David McAlmont and Guy Davies interview
David McAlmont is back in a new musical partnership called Fingersnap.
First, he was the singing half of Thieves alongside multi-instrumentalist/producer Saul Freeman; then in the mid '90s he partnered ex-Suede guitarist Bernard Butler in McAlmont & Butler; more recently, he took part in an unlikely collaboration with composer Michael Nyman. But for the most part, out gay singer David McAlmont has performed as a solo artist, known simply as McAlmont.
For his latest musical incarnation, he's teamed up keyboard player and songwriter Guy Davies. Together, they are Fingersnap. The pair's first single, 'I Wanna Rise', is out now, along with the 'Smokehouse' EP. When we meet, they are basking in the afterglow of a sell-out concert at the Jazz Café. Our discussion ranges from gay rights and religious fundamentalism to sweet soul music and their ambition to release 'the greatest album ever known to man.
What brought you together?
David McAlmont: 'I was working with producer Steve Leroni [Black Grape, Hanson] on the difficult
“post-McAlmont & Butler” album [1998's “A Little Communication”]. The guitarist I was writing with knew of a brilliant keyboard player and brought Guy along to the studio. Guy had very strong instincts for what I could do musically. We became friends and went on tour together, and began to work on the final phase of “A Little Communication” together.'
Guy Davies: 'It was the voice for me. Playing music with someone with a voice like David's is pure joy. Luckily we have a chemistry that still works all these years later.'
DM: 'I got sick of being McAlmont! It sounds like a weird thing to say, but I never wanted to be known as McAlmont. I didn't feel it was a suitable name for a recording artist. It was when Thieves split up that the record company and my managers thought I should be called that. It was never my idea. Plus, I no longer wanted to be a solo artist. I wanted to be the singer-songwriter in somebody's band. We tried various names, but every time we checked on the internet they'd been taken. One afternoon we were adding some finger snaps to a demo and Guy said “Fingersnap. That's a good name. Has anybody taken that?” I checked and nobody had.'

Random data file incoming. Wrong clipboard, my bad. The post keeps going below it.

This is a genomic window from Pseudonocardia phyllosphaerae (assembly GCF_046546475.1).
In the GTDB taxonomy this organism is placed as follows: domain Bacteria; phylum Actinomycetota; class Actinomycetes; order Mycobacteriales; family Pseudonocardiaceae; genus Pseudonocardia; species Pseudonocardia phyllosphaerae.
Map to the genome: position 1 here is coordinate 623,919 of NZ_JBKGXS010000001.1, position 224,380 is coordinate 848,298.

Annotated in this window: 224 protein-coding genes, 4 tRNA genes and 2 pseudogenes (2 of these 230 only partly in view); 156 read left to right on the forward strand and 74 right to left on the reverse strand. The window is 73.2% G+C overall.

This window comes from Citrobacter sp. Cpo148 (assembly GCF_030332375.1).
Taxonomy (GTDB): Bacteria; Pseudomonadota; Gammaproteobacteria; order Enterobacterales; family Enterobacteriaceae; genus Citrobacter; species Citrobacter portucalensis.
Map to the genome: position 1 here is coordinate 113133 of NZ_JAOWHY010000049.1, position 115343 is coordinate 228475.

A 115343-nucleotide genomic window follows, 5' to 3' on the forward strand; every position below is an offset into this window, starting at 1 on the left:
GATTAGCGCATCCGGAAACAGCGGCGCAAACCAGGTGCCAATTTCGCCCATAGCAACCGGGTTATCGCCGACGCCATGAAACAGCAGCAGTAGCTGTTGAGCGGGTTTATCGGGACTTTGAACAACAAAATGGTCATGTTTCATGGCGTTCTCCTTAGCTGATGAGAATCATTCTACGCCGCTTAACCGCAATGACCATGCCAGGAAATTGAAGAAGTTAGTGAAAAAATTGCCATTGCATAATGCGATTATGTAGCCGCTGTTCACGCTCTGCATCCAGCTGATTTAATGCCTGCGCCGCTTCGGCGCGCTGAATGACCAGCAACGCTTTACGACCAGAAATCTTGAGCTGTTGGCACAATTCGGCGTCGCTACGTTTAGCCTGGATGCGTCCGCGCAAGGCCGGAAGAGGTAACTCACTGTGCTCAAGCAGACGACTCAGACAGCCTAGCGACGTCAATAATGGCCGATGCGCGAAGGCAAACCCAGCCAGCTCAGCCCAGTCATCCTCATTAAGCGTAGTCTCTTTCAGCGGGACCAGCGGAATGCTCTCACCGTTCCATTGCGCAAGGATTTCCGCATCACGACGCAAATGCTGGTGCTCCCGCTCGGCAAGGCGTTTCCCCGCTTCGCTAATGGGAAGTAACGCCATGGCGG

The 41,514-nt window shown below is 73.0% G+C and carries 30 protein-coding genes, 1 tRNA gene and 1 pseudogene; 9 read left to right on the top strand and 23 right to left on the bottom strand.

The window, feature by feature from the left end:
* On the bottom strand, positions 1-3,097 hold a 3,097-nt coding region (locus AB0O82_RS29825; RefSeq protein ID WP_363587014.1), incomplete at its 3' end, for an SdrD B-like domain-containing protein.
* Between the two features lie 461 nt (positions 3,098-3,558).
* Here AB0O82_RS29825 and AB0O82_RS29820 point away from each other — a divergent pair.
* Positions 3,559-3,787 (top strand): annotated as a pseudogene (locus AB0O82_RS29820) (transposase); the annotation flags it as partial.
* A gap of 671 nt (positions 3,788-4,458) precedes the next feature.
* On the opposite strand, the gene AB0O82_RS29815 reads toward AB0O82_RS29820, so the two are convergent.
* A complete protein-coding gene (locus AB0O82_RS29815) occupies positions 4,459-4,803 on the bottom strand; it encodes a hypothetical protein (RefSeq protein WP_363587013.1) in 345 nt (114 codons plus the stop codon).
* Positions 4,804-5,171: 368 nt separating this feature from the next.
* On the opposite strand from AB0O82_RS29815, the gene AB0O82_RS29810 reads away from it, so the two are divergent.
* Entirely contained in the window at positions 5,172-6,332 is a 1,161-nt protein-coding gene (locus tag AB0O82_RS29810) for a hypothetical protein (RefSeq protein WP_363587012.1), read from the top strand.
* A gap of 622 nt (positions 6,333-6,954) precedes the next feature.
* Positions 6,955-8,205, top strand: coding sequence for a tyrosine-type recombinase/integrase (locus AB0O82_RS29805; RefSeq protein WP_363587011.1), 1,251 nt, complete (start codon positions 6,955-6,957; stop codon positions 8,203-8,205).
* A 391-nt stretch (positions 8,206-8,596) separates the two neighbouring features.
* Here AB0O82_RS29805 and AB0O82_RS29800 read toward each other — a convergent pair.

GD: 'David and I decided to get back together in July last year. The name was a natural progression with wanting to do something new and lay to bed the “McAlmont &” collaborations that had happened previously. A new start felt liberating.'
'Get back together', 'a new start' - you sound just like a couple. So is Guy the 'straight man' in this partnership?
DM: [Laughs] 'I'm the glamour and he's the muscle! But I've never worked so hard in my life. He puts me through my paces.'
GD: 'I like the “laydeez” - pronounced just like that. I'm also the Wise to his Morecambe.'
How would you describe your music?
GD: 'Soulful, socially conscious and most importantly rhythmical. That was the pre-requisite.'
DM: 'Great British soul music.'
You've got new song called 'The Bishop of New Hampshire', addressed to bishop Gene Robinson and featuring the London Gay Men's Chorus. What inspired you to write to him?
DM: 'Gene Robinson is the gay bishop who was elected in the liberal state of New Hampshire and whose election led to a schism in the Anglican community. I'm a big fan of “Amelia” by Joni Mitchell [a song from the 1976 album “Hejira”, which is addressed to pioneering aviator Amelia Earhart]. I wanted to borrow that device for some time. I was depressed one January morning to hear about another murder of a gay activist in Uganda. I began to think about what LGBT people are up against internationally and I effectively wrote Gene Robinson a letter to see what he thought about it all.'
What are your personal thoughts about religious intolerance?
GD: 'If you want to worship a god of your choice, that's fine. But religious fanaticism is now an excuse used by governments to justify the persecution of different groups or to justify domestic and foreign policy.'
DM: 'That's why I wrote to Gene, because he has been able to find a way to “serve God” despite institutional religious intolerance. His stance demonstrated to me more clearly than anything that religion and scripture are created by people. Therefore anybody should be able to serve god in their own way, without being dictated to by those demagogues who think God speaks only to them.'
Fingersnap perform as part of A Very Polari Xmas at The Royal Festival Hall on Mon Dec 12. The Smokehouse' EP is out now.